This post at my main blog went semi-viral back in December when I proposed using a 12-week schedule to build courses in a 15-week semester. Specifically, we put all course content content into weeks 2 through 13; spend the first week of the semester doing onboarding activities to get students acclimated to the course; and use the final two weeks for review and reassessment with no new content coverage.
This semester I am definitely continuing this design pattern (although that next-to-last week is hard to clear out) by focusing the entire first week of classes on onboarding:
On Day 1 (Monday) we will do two activities. One introduces some of the main ideas of the course through a puzzle problem. The other introduces the concept of feedback loops, where I ask students to share something they are good at doing, and also how they got good at it. Stay tuned for an additional blog post about that second activity.
On Day 2 (Wednesday) we will practice with the grading system by looking at hypothetical students and their accomplishments at the end of a semester, and the students are supposed to go to the syllabus and assign the course grade based on that list of accomplishments. This never fails to be awesome — students figure out how to track and compute their grades, and there is always some great discussion about how it works.
On Day 3 (Friday) we will do some hands-on workshop style activities with some of the course technologies and take time to work on a “Getting Started” assignment that pulls all these ideas together.
Then we kick into the course content the Wednesday following Labor Day.
This “startup week” approach does a lot of great things. It gives students time to get acclimated to the course (and late additions, of which there are always several, aren’t so far behind). It improves their facility with the syllabus and grading system so we don’t have to talk about those things so much later. It also helps me, because these classes are easy to prep for and they are not heavy lifting during week 1.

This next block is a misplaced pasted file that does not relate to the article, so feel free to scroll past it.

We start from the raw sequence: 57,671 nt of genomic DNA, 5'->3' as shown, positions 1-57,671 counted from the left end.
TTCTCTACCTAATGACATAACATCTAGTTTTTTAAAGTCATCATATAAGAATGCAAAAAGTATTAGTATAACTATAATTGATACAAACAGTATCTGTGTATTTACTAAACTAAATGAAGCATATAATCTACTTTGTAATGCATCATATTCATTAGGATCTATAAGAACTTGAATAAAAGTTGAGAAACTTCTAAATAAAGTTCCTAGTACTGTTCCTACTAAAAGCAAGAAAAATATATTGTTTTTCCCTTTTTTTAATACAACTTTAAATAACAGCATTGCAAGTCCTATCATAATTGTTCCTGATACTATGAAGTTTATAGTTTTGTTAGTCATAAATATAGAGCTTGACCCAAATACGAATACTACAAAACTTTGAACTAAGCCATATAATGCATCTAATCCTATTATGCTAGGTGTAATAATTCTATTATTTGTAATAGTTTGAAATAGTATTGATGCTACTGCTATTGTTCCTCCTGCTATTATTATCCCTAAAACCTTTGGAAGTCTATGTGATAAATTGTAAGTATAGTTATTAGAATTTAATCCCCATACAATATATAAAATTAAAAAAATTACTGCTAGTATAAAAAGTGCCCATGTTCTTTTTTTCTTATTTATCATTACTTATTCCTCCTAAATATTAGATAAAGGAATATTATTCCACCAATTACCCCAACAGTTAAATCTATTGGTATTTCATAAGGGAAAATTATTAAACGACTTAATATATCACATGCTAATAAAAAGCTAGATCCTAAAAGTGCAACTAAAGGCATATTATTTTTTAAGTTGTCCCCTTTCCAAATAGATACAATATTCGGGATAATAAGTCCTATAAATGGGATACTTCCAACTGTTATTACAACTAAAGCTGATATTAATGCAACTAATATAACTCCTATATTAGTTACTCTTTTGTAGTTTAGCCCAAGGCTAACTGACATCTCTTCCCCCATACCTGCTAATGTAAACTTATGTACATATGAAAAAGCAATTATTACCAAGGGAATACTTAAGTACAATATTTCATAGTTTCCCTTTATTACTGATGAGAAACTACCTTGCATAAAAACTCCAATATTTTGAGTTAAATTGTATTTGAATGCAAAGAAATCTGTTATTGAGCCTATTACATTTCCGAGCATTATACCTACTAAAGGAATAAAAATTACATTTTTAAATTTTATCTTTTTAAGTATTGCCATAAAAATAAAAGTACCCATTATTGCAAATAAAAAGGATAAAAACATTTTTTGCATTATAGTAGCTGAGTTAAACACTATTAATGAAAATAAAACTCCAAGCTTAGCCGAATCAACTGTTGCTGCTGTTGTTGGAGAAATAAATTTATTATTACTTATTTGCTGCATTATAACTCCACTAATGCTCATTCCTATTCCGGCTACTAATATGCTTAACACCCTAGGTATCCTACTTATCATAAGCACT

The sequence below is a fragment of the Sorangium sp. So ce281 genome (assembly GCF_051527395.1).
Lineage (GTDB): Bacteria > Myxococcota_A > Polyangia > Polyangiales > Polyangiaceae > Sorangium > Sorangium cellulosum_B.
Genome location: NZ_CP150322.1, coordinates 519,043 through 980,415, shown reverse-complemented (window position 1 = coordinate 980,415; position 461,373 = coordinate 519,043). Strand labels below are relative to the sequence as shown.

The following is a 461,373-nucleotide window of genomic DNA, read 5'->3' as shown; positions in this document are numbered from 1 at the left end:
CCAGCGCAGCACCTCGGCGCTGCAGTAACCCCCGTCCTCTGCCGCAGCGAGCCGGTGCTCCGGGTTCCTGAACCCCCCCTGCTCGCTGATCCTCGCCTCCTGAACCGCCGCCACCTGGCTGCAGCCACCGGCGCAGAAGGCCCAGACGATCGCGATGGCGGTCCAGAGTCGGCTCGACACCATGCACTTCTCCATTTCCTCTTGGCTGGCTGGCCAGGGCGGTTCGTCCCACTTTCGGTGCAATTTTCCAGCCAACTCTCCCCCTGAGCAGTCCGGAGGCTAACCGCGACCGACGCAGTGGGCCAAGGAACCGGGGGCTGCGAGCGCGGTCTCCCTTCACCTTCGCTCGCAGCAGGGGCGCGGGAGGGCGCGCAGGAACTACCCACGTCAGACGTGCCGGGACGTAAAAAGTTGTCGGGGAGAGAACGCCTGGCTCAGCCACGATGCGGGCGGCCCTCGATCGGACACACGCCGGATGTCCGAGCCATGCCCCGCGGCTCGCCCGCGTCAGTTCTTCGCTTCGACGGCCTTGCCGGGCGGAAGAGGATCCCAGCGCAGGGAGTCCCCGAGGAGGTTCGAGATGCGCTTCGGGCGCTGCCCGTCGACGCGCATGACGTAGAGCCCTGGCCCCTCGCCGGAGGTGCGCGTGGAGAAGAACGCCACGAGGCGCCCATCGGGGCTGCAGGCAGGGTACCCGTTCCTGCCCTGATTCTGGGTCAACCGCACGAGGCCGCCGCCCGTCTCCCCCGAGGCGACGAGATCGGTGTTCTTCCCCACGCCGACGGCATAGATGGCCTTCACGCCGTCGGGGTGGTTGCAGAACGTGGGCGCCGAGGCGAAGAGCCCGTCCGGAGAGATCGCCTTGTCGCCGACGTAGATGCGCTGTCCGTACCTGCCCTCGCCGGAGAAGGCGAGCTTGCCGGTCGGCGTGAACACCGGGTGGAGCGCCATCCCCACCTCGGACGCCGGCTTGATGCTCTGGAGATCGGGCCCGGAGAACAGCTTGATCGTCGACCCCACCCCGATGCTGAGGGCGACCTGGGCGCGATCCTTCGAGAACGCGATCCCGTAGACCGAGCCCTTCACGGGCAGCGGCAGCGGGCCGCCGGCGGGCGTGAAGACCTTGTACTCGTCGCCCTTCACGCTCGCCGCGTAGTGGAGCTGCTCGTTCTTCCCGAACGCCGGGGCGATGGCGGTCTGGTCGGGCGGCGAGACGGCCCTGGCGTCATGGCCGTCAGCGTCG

So while I’ll be sad for summer to come to an end, and although I’m in no way logistically ready for the start of the new school year yet, I don’t dread or fear the start of the new year. I’m looking forward to working with a new cohort of students in a class (Discrete Structures) that’s probably my favorite to teach. I’m hopeful that I’m learning from my mistakes and misfires and turning those into something useful for students.
Thanks for reading Grading for Growth! Subscribe for free to receive new posts in your inbox every Monday
Well, mostly completely. I had a few meetings I had to attend and one talk I gave because it was supposed to happen in March but got postponed.
I wanted to write more about this but David said it didn’t fit the piece. Short version: I said no to almost every work-related request; taught no classes and did no research; worked on personal learning projects and writing for three hours a day; practiced bass guitar for another three hours; then did a combo of exercise, reading books, and playing with my band out on the lakeshore. In other words I practiced my retirement for three months.